Macra needs a new direction, says president elect

Thomas Duffy on the family farm in Maghera, Co Cavan. Photo: Lorraine Teevan
Thomas Duffy on the family farm in Maghera, Co Cavan. Photo: Lorraine Teevan
Claire Fox

Claire Fox

Macra needs to become a stronger voice on all issues affecting the rural youth and not just young people involved in farming, says Thomas Duffy, the only person nominated to be the next Macra president.

He told the Farming Independent that as the third largest lobbying group in Ireland, Macra needs to get more involved in issues such as mental health, rural broadband and the impact of Brexit.

“It is difficult to gain attention in the fast media cycle. Macra needs to be quicker and louder but can’t become sensationalist in the process,” says Mr Duffy (right), who is national chair of Macra.

“We need to lobby on general rural issues and not just issues that affect farmers. We should talk more about the delay in broadband and the lack of mental health services. The social impact of Brexit isn’t often talked about. Leaving the economics aside, the damage that it could do to the peace process is worrying.”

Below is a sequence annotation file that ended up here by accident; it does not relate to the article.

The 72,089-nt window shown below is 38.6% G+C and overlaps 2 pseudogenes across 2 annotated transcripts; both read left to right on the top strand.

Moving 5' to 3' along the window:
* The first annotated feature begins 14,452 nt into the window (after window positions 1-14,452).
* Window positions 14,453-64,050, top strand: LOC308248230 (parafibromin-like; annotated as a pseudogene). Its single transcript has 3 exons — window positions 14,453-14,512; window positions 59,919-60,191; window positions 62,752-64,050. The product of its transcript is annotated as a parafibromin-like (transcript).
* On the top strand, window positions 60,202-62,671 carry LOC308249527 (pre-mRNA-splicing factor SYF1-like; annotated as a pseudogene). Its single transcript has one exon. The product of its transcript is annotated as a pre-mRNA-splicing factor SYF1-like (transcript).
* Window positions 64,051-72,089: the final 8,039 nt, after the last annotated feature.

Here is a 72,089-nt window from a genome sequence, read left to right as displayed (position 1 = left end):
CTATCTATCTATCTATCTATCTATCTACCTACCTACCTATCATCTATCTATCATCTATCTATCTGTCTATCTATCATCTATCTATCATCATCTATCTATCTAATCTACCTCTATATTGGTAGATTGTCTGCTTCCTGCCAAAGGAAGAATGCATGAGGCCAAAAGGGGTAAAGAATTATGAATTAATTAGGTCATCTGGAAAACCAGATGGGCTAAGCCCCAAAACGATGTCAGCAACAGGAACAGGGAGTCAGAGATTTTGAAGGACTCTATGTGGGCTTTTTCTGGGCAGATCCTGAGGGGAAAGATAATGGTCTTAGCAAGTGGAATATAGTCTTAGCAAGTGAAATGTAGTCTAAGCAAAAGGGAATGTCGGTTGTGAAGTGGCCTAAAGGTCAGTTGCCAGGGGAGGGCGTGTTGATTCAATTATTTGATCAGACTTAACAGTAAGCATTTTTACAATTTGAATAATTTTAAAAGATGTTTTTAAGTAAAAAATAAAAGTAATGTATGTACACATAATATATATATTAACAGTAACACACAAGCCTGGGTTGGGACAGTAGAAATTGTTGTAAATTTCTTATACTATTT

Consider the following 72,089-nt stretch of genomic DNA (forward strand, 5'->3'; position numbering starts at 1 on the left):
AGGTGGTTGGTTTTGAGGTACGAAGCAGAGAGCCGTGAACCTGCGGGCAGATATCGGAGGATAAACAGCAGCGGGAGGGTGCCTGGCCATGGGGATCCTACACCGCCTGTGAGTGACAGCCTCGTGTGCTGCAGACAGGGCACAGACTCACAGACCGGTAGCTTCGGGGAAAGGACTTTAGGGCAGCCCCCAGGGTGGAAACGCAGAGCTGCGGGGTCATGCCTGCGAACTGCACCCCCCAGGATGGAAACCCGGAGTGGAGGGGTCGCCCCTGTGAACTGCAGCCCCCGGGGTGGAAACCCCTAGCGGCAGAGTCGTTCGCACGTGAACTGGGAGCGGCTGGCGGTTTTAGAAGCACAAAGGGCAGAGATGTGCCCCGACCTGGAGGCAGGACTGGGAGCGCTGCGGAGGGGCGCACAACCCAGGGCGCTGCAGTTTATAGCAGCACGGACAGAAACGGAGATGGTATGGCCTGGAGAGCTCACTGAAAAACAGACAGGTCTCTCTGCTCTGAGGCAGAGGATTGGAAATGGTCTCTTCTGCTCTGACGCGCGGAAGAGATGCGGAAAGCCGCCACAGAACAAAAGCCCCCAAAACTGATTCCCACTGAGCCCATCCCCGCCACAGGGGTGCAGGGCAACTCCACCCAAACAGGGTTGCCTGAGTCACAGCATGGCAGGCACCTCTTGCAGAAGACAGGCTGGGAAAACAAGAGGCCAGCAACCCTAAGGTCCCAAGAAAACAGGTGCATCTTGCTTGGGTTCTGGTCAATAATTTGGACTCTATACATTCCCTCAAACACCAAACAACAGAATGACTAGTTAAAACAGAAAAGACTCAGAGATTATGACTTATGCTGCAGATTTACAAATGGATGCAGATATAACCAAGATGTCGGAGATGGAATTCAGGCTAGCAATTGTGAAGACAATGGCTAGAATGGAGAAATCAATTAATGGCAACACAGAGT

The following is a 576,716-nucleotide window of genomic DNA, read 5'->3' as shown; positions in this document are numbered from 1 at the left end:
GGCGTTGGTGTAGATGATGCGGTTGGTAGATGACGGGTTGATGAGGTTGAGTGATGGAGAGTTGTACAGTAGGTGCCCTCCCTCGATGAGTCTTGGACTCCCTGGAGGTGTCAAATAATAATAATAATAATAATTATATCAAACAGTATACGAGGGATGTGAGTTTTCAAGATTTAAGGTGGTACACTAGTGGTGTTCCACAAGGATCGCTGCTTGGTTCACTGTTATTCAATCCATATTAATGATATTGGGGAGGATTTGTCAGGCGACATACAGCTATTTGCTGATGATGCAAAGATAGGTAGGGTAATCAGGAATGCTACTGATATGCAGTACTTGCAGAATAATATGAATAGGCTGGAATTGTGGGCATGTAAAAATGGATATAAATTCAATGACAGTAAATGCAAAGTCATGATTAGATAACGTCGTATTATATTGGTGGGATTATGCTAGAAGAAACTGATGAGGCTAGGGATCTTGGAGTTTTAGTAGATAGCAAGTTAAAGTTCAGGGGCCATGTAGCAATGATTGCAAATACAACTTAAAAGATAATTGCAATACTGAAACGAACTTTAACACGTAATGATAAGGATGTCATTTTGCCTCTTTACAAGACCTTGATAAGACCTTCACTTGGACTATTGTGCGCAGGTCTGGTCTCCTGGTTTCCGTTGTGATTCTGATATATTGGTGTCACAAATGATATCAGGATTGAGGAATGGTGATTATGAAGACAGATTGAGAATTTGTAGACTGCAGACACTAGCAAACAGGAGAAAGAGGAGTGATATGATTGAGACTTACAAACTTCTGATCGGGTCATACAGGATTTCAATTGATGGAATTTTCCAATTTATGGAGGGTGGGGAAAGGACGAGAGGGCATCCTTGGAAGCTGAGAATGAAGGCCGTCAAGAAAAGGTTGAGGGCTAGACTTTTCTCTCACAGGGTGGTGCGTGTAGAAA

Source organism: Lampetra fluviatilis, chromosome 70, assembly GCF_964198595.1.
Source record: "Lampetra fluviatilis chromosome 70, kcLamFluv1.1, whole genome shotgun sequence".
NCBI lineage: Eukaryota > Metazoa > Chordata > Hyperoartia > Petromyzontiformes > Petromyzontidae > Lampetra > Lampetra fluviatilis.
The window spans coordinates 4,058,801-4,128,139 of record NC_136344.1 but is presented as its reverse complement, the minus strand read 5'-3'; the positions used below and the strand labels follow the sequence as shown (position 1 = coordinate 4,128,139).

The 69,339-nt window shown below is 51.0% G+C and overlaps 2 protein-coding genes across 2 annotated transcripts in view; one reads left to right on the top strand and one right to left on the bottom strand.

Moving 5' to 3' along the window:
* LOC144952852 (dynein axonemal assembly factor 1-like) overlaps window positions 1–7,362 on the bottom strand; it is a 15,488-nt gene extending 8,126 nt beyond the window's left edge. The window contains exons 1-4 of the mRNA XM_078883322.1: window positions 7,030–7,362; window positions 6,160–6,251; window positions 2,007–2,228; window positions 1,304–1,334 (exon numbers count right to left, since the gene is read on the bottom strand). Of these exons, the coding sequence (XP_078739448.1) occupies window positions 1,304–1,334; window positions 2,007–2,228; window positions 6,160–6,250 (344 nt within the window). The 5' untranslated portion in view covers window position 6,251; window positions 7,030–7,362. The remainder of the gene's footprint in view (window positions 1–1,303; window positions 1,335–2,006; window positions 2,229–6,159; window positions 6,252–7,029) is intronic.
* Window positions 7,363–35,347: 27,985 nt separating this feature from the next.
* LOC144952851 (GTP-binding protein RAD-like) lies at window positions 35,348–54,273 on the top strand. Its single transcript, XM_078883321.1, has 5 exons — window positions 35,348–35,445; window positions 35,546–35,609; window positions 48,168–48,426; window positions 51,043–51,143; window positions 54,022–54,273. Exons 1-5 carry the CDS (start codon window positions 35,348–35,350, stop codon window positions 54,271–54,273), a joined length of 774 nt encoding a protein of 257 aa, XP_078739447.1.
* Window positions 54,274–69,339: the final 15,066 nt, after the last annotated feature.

He added that the agri industry needs to improve its carbon image.

“There’s a huge  focus in the media at the moment on carbon emissions and agriculture. A lot of the measures that can improve carbon emissions are cost efficient like low-emissions slurry spreading. Farmers are willing to do it,” says the part-time ag advisor.

“I talk to really ambitious beef farmers, who are very forward thinking and enthusiastic about the industry.”

A dairy farmer, in partnership with his father Ed and mother Kathleen in Maghera, Co Cavan, Mr Duffy is a member of Ramor Macra.

Online Editors